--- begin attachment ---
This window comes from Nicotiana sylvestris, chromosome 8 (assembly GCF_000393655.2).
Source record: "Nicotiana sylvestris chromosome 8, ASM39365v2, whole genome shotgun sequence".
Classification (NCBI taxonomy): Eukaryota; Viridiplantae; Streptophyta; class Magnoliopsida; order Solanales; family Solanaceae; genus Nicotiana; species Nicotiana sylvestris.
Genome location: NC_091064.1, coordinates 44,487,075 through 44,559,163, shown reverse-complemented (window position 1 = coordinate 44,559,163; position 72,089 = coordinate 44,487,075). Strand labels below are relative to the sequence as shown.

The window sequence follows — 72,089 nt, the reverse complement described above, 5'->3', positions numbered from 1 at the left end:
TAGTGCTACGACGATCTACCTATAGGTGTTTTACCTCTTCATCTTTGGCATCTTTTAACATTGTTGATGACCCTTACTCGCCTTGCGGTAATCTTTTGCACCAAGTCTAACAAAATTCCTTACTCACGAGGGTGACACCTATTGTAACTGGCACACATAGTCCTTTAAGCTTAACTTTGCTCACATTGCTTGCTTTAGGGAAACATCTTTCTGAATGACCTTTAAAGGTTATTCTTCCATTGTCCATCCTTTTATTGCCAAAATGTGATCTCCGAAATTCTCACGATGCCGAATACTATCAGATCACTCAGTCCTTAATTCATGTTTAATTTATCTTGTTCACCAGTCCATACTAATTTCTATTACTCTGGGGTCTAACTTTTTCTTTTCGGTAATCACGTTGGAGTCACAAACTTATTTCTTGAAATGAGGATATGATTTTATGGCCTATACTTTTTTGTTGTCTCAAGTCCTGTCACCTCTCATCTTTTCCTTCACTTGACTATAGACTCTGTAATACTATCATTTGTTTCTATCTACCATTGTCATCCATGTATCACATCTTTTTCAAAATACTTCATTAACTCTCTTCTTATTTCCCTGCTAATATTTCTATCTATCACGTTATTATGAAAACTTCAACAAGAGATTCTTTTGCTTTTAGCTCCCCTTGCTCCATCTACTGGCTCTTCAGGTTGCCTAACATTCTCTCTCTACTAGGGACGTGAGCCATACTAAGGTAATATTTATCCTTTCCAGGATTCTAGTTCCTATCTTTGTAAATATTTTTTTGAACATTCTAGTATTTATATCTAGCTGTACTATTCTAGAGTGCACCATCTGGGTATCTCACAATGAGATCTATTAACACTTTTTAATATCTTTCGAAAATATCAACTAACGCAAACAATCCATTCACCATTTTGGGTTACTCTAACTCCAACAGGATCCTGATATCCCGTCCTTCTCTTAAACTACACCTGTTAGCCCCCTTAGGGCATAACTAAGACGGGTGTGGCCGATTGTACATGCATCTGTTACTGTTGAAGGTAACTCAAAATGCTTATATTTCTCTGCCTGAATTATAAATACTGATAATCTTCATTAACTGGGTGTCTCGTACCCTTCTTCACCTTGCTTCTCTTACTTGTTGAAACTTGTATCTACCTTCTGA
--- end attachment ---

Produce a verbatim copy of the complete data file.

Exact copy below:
This window comes from Nicotiana sylvestris, chromosome 8 (assembly GCF_000393655.2).
Source record: "Nicotiana sylvestris chromosome 8, ASM39365v2, whole genome shotgun sequence".
Classification (NCBI taxonomy): Eukaryota; Viridiplantae; Streptophyta; class Magnoliopsida; order Solanales; family Solanaceae; genus Nicotiana; species Nicotiana sylvestris.
Genome location: NC_091064.1, coordinates 44,487,075 through 44,559,163, shown reverse-complemented (window position 1 = coordinate 44,559,163; position 72,089 = coordinate 44,487,075). Strand labels below are relative to the sequence as shown.

The window sequence follows — 72,089 nt, the reverse complement described above, 5'->3', positions numbered from 1 at the left end:
TAGTGCTACGACGATCTACCTATAGGTGTTTTACCTCTTCATCTTTGGCATCTTTTAACATTGTTGATGACCCTTACTCGCCTTGCGGTAATCTTTTGCACCAAGTCTAACAAAATTCCTTACTCACGAGGGTGACACCTATTGTAACTGGCACACATAGTCCTTTAAGCTTAACTTTGCTCACATTGCTTGCTTTAGGGAAACATCTTTCTGAATGACCTTTAAAGGTTATTCTTCCATTGTCCATCCTTTTATTGCCAAAATGTGATCTCCGAAATTCTCACGATGCCGAATACTATCAGATCACTCAGTCCTTAATTCATGTTTAATTTATCTTGTTCACCAGTCCATACTAATTTCTATTACTCTGGGGTCTAACTTTTTCTTTTCGGTAATCACGTTGGAGTCACAAACTTATTTCTTGAAATGAGGATATGATTTTATGGCCTATACTTTTTTGTTGTCTCAAGTCCTGTCACCTCTCATCTTTTCCTTCACTTGACTATAGACTCTGTAATACTATCATTTGTTTCTATCTACCATTGTCATCCATGTATCACATCTTTTTCAAAATACTTCATTAACTCTCTTCTTATTTCCCTGCTAATATTTCTATCTATCACGTTATTATGAAAACTTCAACAAGAGATTCTTTTGCTTTTAGCTCCCCTTGCTCCATCTACTGGCTCTTCAGGTTGCCTAACATTCTCTCTCTACTAGGGACGTGAGCCATACTAAGGTAATATTTATCCTTTCCAGGATTCTAGTTCCTATCTTTGTAAATATTTTTTTGAACATTCTAGTATTTATATCTAGCTGTACTATTCTAGAGTGCACCATCTGGGTATCTCACAATGAGATCTATTAACACTTTTTAATATCTTTCGAAAATATCAACTAACGCAAACAATCCATTCACCATTTTGGGTTACTCTAACTCCAACAGGATCCTGATATCCCGTCCTTCTCTTAAACTACACCTGTTAGCCCCCTTAGGGCATAACTAAGACGGGTGTGGCCGATTGTACATGCATCTGTTACTGTTGAAGGTAACTCAAAATGCTTATATTTCTCTGCCTGAATTATAAATACTGATAATCTTCATTAACTGGGTGTCTCGTACCCTTCTTCACCTTGCTTCTCTTACTTGTTGAAACTTGTATCTACCTTCTGA